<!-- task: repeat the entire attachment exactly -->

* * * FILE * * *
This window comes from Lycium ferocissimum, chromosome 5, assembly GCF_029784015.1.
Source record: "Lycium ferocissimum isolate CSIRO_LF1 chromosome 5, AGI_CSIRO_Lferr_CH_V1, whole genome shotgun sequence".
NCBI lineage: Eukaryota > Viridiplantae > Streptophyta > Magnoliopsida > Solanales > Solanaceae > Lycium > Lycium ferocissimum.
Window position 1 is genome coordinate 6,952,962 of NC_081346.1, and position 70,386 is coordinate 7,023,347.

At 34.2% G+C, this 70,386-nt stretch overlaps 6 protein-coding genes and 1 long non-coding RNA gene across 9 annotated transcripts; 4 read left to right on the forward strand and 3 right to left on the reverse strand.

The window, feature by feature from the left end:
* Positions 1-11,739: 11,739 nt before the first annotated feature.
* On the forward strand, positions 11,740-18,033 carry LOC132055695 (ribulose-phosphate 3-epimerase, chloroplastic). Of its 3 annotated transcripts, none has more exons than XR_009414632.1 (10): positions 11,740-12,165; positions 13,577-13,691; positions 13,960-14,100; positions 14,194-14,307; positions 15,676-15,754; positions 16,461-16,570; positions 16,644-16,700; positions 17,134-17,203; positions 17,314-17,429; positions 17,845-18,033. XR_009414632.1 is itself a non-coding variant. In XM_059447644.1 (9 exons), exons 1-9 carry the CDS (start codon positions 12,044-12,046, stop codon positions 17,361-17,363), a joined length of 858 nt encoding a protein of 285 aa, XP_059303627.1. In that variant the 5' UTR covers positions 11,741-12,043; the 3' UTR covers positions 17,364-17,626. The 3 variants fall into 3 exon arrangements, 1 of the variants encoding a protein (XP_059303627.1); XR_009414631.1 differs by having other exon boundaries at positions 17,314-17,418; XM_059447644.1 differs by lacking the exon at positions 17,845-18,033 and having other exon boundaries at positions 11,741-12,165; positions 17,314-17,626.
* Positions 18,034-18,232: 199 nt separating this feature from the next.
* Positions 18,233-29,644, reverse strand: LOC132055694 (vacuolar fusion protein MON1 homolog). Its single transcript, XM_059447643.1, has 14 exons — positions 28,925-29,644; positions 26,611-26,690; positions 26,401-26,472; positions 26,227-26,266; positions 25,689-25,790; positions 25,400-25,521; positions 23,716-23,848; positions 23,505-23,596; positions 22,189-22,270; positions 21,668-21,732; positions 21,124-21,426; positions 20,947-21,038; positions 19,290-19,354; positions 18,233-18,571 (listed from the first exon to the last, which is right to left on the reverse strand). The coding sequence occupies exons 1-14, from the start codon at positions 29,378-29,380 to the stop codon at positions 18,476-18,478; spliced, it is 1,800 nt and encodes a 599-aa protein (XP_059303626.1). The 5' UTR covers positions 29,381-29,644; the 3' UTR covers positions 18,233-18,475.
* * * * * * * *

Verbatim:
This window comes from Lycium ferocissimum, chromosome 5, assembly GCF_029784015.1.
Source record: "Lycium ferocissimum isolate CSIRO_LF1 chromosome 5, AGI_CSIRO_Lferr_CH_V1, whole genome shotgun sequence".
NCBI lineage: Eukaryota > Viridiplantae > Streptophyta > Magnoliopsida > Solanales > Solanaceae > Lycium > Lycium ferocissimum.
Window position 1 is genome coordinate 6,952,962 of NC_081346.1, and position 70,386 is coordinate 7,023,347.

At 34.2% G+C, this 70,386-nt stretch overlaps 6 protein-coding genes and 1 long non-coding RNA gene across 9 annotated transcripts; 4 read left to right on the forward strand and 3 right to left on the reverse strand.

The window, feature by feature from the left end:
* Positions 1-11,739: 11,739 nt before the first annotated feature.
* On the forward strand, positions 11,740-18,033 carry LOC132055695 (ribulose-phosphate 3-epimerase, chloroplastic). Of its 3 annotated transcripts, none has more exons than XR_009414632.1 (10): positions 11,740-12,165; positions 13,577-13,691; positions 13,960-14,100; positions 14,194-14,307; positions 15,676-15,754; positions 16,461-16,570; positions 16,644-16,700; positions 17,134-17,203; positions 17,314-17,429; positions 17,845-18,033. XR_009414632.1 is itself a non-coding variant. In XM_059447644.1 (9 exons), exons 1-9 carry the CDS (start codon positions 12,044-12,046, stop codon positions 17,361-17,363), a joined length of 858 nt encoding a protein of 285 aa, XP_059303627.1. In that variant the 5' UTR covers positions 11,741-12,043; the 3' UTR covers positions 17,364-17,626. The 3 variants fall into 3 exon arrangements, 1 of the variants encoding a protein (XP_059303627.1); XR_009414631.1 differs by having other exon boundaries at positions 17,314-17,418; XM_059447644.1 differs by lacking the exon at positions 17,845-18,033 and having other exon boundaries at positions 11,741-12,165; positions 17,314-17,626.
* Positions 18,034-18,232: 199 nt separating this feature from the next.
* Positions 18,233-29,644, reverse strand: LOC132055694 (vacuolar fusion protein MON1 homolog). Its single transcript, XM_059447643.1, has 14 exons — positions 28,925-29,644; positions 26,611-26,690; positions 26,401-26,472; positions 26,227-26,266; positions 25,689-25,790; positions 25,400-25,521; positions 23,716-23,848; positions 23,505-23,596; positions 22,189-22,270; positions 21,668-21,732; positions 21,124-21,426; positions 20,947-21,038; positions 19,290-19,354; positions 18,233-18,571 (listed from the first exon to the last, which is right to left on the reverse strand). The coding sequence occupies exons 1-14, from the start codon at positions 29,378-29,380 to the stop codon at positions 18,476-18,478; spliced, it is 1,800 nt and encodes a 599-aa protein (XP_059303626.1). The 5' UTR covers positions 29,381-29,644; the 3' UTR covers positions 18,233-18,475.